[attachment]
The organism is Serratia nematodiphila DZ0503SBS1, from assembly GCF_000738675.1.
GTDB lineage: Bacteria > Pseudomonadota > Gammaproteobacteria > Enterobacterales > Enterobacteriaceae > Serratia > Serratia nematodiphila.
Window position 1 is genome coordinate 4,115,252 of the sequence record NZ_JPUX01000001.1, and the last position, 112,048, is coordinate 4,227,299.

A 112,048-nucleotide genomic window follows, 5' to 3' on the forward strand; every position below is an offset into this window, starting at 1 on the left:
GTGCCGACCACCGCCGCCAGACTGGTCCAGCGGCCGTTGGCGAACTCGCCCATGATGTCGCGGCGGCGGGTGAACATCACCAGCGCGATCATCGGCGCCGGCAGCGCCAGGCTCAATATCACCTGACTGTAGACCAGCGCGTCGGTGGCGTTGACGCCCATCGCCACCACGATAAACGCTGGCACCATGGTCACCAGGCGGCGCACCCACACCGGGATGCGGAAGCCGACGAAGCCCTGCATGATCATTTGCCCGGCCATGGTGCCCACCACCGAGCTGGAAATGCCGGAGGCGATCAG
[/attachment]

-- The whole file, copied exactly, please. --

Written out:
The organism is Serratia nematodiphila DZ0503SBS1, from assembly GCF_000738675.1.
GTDB lineage: Bacteria > Pseudomonadota > Gammaproteobacteria > Enterobacterales > Enterobacteriaceae > Serratia > Serratia nematodiphila.
Window position 1 is genome coordinate 4,115,252 of the sequence record NZ_JPUX01000001.1, and the last position, 112,048, is coordinate 4,227,299.

A 112,048-nucleotide genomic window follows, 5' to 3' on the forward strand; every position below is an offset into this window, starting at 1 on the left:
GTGCCGACCACCGCCGCCAGACTGGTCCAGCGGCCGTTGGCGAACTCGCCCATGATGTCGCGGCGGCGGGTGAACATCACCAGCGCGATCATCGGCGCCGGCAGCGCCAGGCTCAATATCACCTGACTGTAGACCAGCGCGTCGGTGGCGTTGACGCCCATCGCCACCACGATAAACGCTGGCACCATGGTCACCAGGCGGCGCACCCACACCGGGATGCGGAAGCCGACGAAGCCCTGCATGATCATTTGCCCGGCCATGGTGCCCACCACCGAGCTGGAAATGCCGGAGGCGATCAG